Apache2 web server: stable + backports or testing?
ckosloff
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Joined: 21 Dec 2011
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Location: South Florida
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I recently installed latest Debian stable, 7.8 at the time of this writing, with a netinst CD, on a VM with 4 IPs with internet connectivity.
Chose Advanced options -> Expert install and deselected everything except standard system utilities.
With smxi installed full apache2 and mysql, then webmin, phpmyadmin and a script called drush, that is all it has.
Strange that Debian installed exim4, but never mind I will hose it with postfix.
The VM is not working very satisfactorily, I am running into some issues that I don't have in my localhost, which runs on testing.
Given that so many people advice against putting a web server on testing, I went with stable.
Now I am wondering if I should migrate it to testing, there are very few packages in the VM and those should not break anything when upgraded, plus I won't have to reinstall or reboot the webserver for a version change, which would be a greater jolt.
What do you suggest?
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techAdmin
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Joined: 26 Sep 2003
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:: Quote ::
The VM is not working very satisfactorily,


This doesn't impart any information, you'd have to be far more specific.

From the #debian channel factoid !doesn't work
:: Quote ::
Look buddy, "doesn't work" is a vague statement. Does it sit on the couch all day long? Does it procrastinate doing the dishes? Does it beg on the street for change? Please be specific! Define 'it' and what it isn't doing. Give us more details so we can help you without needing to ask basic questions like "what's the error message".


One of the more amusing IRC factoids I've come across.
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ckosloff
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Joined: 21 Dec 2011
Posts: 254
Location: South Florida
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OK, it works.
Here's what happened: in spite that I run stable + backports there, it is still very old: different web root, different apache2.conf, etc.
I am used to working on my localhost, so I had to tweak things differently in VM's apache2.conf to make it work.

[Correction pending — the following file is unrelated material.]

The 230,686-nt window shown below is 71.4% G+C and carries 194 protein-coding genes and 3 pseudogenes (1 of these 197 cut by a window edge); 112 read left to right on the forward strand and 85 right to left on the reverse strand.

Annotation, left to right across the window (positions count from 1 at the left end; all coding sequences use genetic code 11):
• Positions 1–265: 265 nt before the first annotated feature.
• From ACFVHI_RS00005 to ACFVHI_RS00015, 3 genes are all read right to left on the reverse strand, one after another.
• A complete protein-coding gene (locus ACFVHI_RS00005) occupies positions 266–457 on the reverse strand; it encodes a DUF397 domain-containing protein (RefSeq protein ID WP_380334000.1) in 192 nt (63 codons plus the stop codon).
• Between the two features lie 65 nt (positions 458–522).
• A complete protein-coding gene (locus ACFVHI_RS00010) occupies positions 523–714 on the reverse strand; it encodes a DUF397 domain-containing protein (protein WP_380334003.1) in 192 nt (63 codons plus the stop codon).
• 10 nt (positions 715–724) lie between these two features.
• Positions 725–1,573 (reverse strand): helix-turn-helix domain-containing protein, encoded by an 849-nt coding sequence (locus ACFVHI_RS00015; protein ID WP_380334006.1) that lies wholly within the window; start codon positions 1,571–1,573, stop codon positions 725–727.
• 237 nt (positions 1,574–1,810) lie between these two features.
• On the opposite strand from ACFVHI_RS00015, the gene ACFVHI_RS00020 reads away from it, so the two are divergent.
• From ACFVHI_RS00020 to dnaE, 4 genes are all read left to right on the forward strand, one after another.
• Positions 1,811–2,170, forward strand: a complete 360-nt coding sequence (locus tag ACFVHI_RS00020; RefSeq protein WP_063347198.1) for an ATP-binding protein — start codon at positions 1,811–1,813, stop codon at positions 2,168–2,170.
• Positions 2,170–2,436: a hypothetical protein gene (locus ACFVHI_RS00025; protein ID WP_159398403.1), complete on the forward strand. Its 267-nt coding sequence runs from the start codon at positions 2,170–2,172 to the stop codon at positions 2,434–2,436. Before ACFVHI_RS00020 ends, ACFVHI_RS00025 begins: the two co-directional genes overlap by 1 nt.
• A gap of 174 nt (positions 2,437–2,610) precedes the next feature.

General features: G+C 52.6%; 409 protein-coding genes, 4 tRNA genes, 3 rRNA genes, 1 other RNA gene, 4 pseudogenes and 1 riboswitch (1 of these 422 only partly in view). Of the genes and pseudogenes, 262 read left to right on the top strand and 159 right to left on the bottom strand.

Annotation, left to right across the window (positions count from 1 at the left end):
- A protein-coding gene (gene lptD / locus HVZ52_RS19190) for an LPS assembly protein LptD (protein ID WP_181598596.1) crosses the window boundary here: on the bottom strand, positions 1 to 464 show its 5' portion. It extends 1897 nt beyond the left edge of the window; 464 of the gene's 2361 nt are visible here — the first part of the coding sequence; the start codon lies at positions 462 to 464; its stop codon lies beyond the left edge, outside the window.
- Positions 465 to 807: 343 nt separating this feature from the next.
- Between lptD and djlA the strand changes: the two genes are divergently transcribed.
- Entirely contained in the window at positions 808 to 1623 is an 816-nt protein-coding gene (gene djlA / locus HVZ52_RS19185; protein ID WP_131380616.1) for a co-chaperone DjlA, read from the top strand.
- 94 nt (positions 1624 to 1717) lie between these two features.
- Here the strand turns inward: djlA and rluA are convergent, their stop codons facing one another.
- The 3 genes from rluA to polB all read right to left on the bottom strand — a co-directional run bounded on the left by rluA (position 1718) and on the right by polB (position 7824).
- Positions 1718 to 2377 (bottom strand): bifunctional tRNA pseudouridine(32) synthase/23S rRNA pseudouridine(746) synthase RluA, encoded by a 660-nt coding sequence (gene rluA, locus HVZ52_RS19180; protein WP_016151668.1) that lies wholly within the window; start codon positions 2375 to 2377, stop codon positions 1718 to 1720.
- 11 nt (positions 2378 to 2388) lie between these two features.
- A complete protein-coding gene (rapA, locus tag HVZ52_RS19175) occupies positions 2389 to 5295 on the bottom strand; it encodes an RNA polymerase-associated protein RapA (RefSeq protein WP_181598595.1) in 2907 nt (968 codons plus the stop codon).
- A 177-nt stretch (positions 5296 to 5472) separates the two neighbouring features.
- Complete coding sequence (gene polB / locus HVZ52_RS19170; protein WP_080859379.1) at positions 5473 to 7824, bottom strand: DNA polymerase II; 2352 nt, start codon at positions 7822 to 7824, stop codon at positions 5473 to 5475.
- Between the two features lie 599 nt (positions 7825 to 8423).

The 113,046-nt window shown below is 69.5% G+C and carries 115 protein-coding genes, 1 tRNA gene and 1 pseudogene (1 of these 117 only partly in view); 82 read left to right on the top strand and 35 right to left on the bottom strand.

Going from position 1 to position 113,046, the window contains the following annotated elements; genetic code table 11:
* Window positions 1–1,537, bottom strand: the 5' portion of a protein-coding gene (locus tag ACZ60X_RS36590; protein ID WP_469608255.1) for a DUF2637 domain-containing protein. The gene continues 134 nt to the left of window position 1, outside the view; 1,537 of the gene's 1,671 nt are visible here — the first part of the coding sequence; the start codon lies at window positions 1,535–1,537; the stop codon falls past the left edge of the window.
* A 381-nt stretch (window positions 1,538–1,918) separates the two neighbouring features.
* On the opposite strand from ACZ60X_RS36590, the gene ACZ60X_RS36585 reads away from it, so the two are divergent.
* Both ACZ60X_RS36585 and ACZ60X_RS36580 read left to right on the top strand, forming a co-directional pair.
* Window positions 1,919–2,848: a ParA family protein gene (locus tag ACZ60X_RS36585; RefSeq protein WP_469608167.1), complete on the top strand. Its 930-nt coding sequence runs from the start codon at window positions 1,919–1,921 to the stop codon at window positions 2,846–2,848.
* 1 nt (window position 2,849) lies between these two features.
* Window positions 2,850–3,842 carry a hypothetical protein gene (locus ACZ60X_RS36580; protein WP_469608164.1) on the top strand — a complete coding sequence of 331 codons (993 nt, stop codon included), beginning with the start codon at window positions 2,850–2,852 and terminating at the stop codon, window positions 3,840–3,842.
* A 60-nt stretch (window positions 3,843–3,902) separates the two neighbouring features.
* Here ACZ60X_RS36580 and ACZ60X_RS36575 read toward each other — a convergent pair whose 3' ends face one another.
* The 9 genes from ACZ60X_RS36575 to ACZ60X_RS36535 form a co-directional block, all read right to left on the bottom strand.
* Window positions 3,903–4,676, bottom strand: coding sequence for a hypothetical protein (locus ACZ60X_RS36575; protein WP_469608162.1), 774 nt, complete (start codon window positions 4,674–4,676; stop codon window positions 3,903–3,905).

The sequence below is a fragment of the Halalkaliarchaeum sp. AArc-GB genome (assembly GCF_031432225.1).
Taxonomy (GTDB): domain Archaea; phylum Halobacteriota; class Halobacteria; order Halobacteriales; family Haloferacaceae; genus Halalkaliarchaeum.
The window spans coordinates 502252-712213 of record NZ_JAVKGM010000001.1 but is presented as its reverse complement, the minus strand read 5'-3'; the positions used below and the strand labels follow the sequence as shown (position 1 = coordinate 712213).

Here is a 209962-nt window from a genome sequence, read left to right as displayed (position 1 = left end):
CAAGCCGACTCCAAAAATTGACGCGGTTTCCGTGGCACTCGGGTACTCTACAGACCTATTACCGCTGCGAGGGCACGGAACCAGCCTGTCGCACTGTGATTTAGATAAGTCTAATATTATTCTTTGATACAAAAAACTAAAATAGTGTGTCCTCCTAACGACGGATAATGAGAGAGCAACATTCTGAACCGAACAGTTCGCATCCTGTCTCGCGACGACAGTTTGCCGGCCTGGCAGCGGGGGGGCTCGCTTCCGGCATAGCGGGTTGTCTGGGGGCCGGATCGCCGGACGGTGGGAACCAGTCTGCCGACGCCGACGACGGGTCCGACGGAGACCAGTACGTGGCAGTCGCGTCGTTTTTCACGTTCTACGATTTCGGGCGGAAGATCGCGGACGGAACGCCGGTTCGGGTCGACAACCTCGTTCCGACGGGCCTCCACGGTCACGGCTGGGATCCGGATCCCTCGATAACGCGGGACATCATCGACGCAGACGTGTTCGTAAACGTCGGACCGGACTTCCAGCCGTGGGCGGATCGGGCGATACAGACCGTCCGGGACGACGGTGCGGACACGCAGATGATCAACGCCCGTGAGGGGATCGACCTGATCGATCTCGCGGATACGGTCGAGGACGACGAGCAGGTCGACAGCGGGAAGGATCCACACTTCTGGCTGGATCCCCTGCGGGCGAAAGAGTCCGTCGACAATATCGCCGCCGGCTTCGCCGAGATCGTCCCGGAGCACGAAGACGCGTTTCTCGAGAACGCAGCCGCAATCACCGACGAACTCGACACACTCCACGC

I am not asking for support, just your opinion.
I see that upgrading to next stable version will be difficult: very different kernel and server config.
So I was thinking on putting the server on testing to have a rolling distro, but I have been adviced against it because security updates get shipped faster to stable.
It's complicated either way, I could run testing with additional security and monitoring tools, which I am not familiar with, or stay in stable + backports, which also requires firewall setup and other stuff.
Still dunno.
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techAdmin
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Oh, you're talking about the changes to apache2 config, yes, those are real, but you should probably just move to them, they require changing some stuff in the various config files, once it's updated, that's it.

I can't remember the changes, there were a decent number though if I remember right.

Once you get to more current apache you should be fine for a while though, they don't change config things very often.

I remember snagging on some of these two in some of the updates, maybe it was to 2.2, can't remember, but it took a while to debug them.

So I'd update, fix the glitches until the sites run again, then proceed. You'd have to do this update anyway with new stable, so you might as well get it out of the way would be my advice.

There were a few non intuitive things if I remember, but sadly I didn't document them on these forums, or did I somewhere? Might check the last year's postings to see if I did anywhere.

There were some path changes, etc.

Oh, I remember, the config files that are active have to end in .conf for one, I used to use no extension. There were other changes, but that one was easy to fix. There's more .d directories as well now in debian, which are wise to use because that way you don't have to touch the actual primary conf files.
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ckosloff
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Joined: 21 Dec 2011
Posts: 254
Location: South Florida
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Don't worry about the .conf stuff, it is documented in my questions, when I was going bonkers trying to find out what I was doing wrong.
I am going with stable + backports on live server because Debian pushes security updates faster to stable.
That is something I don't understand, why can't security updates be pushed to jessie as well?
The updates to stable will not work right on testing because there are significant differences, but if updates to testing were pushed as often as they are to stable, I would switch to testing immediately on the live VM.
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